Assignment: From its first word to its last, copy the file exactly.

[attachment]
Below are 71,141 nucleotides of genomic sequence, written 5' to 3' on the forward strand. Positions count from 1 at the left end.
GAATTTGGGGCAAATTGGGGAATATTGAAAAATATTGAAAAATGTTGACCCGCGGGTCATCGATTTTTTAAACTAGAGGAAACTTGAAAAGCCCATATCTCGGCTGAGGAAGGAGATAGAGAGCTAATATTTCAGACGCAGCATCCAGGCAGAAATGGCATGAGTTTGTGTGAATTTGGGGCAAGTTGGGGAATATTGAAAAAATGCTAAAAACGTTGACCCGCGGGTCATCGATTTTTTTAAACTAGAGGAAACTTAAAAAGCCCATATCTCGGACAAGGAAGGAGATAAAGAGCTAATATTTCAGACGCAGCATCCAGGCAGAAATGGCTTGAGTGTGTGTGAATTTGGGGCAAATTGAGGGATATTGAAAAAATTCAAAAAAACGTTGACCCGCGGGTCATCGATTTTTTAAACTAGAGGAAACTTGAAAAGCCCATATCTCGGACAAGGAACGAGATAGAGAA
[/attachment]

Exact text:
Below are 71,141 nucleotides of genomic sequence, written 5' to 3' on the forward strand. Positions count from 1 at the left end.
GAATTTGGGGCAAATTGGGGAATATTGAAAAATATTGAAAAATGTTGACCCGCGGGTCATCGATTTTTTAAACTAGAGGAAACTTGAAAAGCCCATATCTCGGCTGAGGAAGGAGATAGAGAGCTAATATTTCAGACGCAGCATCCAGGCAGAAATGGCATGAGTTTGTGTGAATTTGGGGCAAGTTGGGGAATATTGAAAAAATGCTAAAAACGTTGACCCGCGGGTCATCGATTTTTTTAAACTAGAGGAAACTTAAAAAGCCCATATCTCGGACAAGGAAGGAGATAAAGAGCTAATATTTCAGACGCAGCATCCAGGCAGAAATGGCTTGAGTGTGTGTGAATTTGGGGCAAATTGAGGGATATTGAAAAAATTCAAAAAAACGTTGACCCGCGGGTCATCGATTTTTTAAACTAGAGGAAACTTGAAAAGCCCATATCTCGGACAAGGAACGAGATAGAGAA